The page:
Jewson’s report reveals increased interest in energy-efficient improvements

Profine's Greenline (formerly Legend) system, which has a core made from recycled materials

Tradespeople, driven by customer demand, are increasingly interested in sustainability and energy-efficient home improvements, according to findings from the Jewson Trade Trends report. Responses from more than 500 tradespeople across the UK were analysed for this research, which was published on 28 March and is available to download.

More than a third of tradespeople (35%) indicated that they’d recently been asked by a homeowner about energy-efficient options. In addition to this, 31% noted that, in the last three months, they had changed their material purchases in line with new building regulations. A slightly lower proportion of tradespeople (29%) indicted that they had purposefully bought materials that are more sustainable.

“Increasingly, tradespeople are seeing their customers ask how they can improve the energy efficiency of their home to help manage rising energy bills and reduce their carbon footprint,” explained Andrew Cushing, Jewson’s customer director. “On top of that, in June 2022 we had some of the most significant changes to building regulations in over 10 years, which included increased insulation in walls, floors and roofs, and a greater focus on renewable energy technology. There has also been the recent introduction of the new Great British Insulation Scheme, and the Future Homes Standards is set to be introduced in 2025 – all of which are driving purchasing in this area further.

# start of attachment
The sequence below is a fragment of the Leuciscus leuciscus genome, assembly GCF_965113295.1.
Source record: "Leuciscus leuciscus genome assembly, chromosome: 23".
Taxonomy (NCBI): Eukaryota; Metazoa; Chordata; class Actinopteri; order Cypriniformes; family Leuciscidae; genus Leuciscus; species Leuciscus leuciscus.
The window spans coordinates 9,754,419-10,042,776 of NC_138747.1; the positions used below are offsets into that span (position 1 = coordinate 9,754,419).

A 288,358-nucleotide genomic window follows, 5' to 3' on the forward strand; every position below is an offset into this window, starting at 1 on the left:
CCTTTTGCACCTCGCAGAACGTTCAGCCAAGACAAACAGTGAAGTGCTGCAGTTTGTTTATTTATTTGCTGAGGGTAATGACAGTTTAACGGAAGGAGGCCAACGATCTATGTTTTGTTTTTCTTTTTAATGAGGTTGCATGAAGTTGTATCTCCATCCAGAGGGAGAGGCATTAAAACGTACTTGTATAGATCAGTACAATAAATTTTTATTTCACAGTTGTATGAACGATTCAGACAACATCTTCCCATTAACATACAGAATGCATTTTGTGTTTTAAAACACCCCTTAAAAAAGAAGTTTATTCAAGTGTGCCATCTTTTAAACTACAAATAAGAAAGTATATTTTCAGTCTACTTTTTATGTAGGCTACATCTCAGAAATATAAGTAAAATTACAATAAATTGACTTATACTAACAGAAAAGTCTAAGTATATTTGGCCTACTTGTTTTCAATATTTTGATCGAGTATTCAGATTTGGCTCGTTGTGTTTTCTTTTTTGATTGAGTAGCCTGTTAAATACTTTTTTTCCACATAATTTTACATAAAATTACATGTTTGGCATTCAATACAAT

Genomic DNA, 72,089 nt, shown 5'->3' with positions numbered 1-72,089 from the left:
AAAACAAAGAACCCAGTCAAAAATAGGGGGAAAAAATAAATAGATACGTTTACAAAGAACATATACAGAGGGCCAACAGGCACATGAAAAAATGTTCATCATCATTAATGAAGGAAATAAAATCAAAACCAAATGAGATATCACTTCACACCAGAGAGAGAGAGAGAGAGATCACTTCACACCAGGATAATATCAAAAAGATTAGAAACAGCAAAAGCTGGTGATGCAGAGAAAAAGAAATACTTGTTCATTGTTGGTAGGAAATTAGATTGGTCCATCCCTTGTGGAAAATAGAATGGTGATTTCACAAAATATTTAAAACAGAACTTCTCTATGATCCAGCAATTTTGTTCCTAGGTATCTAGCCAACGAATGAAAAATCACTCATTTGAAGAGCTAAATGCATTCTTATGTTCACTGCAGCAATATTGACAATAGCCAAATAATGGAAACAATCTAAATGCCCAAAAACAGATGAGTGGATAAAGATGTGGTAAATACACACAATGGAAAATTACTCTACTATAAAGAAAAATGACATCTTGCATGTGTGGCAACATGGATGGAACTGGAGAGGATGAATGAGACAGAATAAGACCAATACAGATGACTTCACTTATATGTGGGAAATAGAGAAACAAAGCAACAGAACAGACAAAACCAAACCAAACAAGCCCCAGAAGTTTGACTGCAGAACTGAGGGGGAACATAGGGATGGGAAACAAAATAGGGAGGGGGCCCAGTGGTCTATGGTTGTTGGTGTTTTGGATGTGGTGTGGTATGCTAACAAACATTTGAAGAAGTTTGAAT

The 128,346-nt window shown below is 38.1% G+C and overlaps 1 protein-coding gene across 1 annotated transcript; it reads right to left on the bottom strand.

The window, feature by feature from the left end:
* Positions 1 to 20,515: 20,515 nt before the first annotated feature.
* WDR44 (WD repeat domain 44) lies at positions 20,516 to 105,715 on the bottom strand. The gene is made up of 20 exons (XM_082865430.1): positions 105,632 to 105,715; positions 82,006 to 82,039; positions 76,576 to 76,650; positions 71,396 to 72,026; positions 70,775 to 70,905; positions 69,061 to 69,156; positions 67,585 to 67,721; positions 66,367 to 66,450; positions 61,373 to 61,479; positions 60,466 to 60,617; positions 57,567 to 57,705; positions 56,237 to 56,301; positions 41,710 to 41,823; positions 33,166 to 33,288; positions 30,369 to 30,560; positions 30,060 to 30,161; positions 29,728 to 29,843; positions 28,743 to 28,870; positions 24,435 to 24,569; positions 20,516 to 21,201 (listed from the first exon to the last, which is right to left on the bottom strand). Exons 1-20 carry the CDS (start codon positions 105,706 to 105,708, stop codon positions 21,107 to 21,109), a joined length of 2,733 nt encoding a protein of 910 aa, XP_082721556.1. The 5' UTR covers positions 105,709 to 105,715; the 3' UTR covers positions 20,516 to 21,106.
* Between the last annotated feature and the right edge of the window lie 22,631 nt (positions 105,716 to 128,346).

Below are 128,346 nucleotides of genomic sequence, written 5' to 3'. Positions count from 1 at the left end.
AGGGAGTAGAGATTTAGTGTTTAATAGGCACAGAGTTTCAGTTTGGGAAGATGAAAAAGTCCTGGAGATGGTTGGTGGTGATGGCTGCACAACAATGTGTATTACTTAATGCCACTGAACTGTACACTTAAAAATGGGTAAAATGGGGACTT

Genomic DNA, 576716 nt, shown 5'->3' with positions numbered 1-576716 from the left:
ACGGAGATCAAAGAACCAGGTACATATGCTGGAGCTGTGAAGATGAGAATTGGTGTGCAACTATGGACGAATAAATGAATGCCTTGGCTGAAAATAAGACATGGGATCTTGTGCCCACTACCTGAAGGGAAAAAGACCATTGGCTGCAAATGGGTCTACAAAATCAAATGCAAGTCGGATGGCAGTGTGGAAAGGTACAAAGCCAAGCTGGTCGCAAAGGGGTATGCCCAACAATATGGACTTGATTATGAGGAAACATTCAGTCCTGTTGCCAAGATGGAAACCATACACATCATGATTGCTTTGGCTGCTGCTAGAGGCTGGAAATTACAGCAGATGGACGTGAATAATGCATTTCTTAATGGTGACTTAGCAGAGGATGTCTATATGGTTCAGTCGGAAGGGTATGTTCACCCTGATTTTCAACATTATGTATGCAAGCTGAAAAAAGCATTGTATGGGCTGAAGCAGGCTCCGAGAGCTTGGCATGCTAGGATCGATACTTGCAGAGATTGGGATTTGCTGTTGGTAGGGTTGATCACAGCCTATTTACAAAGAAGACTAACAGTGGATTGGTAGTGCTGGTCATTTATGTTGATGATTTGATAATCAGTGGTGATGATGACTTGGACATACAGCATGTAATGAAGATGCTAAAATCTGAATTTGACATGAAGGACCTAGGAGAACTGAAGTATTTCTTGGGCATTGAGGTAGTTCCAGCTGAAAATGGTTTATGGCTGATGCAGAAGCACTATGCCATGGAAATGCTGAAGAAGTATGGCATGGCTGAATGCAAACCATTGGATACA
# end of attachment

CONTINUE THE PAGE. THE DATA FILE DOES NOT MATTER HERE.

“We know from our research that 61% of tradespeople are looking for support from their building merchant on energy-efficient building solutions. To play our part, we are helping to close the skills gap in sustainable building options by providing accredited training courses in areas including insulation. We also offer a route to MCS certification. Plus, we’re continuing to improve our Making Better Homes product range, to help tradespeople maximise quality, productivity and profit while building comfortable, energy-efficient spaces that their customers will love.”

Simon White, founder of White Space Construction, said: “We often talk to our customers about the options to improve the energy efficiency of their homes. For example, they might be interested in getting an air source heat pump. But if the rest of the house would benefit from better insulation and new windows, it might be the wrong thing to prioritise. We specialise in Victorian properties, which have their own challenges when it comes to improving energy efficiency, but we’ll always advise on the best options.”

Karl Nicholson, founder of K Design and Build, added: “An important part of our role is to educate homeowners on different ways to improve the energy efficiency of their homes. Basic improvements tend to be replacing windows and doors, as well as wall and loft insulation. Once we’ve improved the thermal performance of a building, we can then explore more energy-efficient heating options. It’s positive that consumers are asking more about eco home improvements and it’s a good time to educate people on how their properties can play a crucial role in helping the environment, as well as enhance their comfort and quality of life.”

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